Niki Ellis | Separating the ‘complex’ from the ‘complicated’
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Separating the ‘complex’ from the ‘complicated’

19 Mar 2015, Posted by Professor Niki Ellis in Uncategorized

In the course of this work the question emerged: “What is the difference between complex and complicated?”. The first time I read this it did my head in, even more so than my new daily ritual of The Age crossword.

The answer is (I think), complexity is a property of the system and complicated is a reference to an intervention applied to that system. According to Allan Shiell, CEO of the Centre for Excellence in Intervention and Prevention Science (CEIPS) in Victoria, speaking at a conference in 2013, “Communities, work-sites, schools etc … are complex adaptive systems … more ‘biological’ than ‘mechanical'”. Complex adaptive systems require complicated interventions.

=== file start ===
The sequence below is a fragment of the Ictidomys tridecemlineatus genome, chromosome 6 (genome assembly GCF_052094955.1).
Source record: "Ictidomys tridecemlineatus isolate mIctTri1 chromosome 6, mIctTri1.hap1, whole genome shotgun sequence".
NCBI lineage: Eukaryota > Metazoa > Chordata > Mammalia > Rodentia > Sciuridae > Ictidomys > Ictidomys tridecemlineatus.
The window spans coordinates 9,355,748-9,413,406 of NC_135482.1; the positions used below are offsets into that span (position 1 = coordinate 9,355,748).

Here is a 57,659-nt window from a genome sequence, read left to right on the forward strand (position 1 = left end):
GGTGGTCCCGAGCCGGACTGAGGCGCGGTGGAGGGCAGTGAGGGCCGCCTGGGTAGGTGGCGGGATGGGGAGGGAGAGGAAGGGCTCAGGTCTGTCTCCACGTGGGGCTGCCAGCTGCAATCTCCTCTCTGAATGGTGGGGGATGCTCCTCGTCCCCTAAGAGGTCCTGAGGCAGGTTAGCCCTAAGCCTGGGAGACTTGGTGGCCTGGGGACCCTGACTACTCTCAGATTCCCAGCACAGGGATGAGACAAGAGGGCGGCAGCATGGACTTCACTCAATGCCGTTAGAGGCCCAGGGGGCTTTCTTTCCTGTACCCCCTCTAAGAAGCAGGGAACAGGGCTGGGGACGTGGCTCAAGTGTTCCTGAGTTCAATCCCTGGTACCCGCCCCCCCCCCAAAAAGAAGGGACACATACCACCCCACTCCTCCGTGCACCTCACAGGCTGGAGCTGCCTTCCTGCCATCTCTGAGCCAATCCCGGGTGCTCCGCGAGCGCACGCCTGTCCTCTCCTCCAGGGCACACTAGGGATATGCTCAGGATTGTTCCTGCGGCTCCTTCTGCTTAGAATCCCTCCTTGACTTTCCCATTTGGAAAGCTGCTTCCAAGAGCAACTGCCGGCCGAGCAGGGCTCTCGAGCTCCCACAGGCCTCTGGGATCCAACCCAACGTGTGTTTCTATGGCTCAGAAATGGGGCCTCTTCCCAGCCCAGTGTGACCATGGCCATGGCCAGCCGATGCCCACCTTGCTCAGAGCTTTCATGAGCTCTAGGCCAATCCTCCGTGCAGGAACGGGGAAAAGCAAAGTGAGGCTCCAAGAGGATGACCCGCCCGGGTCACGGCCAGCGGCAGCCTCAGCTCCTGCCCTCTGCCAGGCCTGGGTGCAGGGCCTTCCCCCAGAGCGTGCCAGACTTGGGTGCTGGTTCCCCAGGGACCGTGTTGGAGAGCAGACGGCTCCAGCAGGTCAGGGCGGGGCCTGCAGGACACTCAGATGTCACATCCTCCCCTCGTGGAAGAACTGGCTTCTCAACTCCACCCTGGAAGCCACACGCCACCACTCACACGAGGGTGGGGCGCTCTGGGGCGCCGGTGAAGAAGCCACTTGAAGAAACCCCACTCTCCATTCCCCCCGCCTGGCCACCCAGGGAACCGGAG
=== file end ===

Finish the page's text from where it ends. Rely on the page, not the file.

“A complex (complicated) intervention is ‘built up from a number of components, which may act both independently and inter-independently.’ This makes it hard to define the active ingredient.” Shiell again, writing with others in 2008.

Systems thinking focuses on the whole and relationships and connections within. Interventions based on systems thinking work with or around relevant properties of systems, and have an emphasis on implementation, quality improvement and adaptation to context, according to Shiell.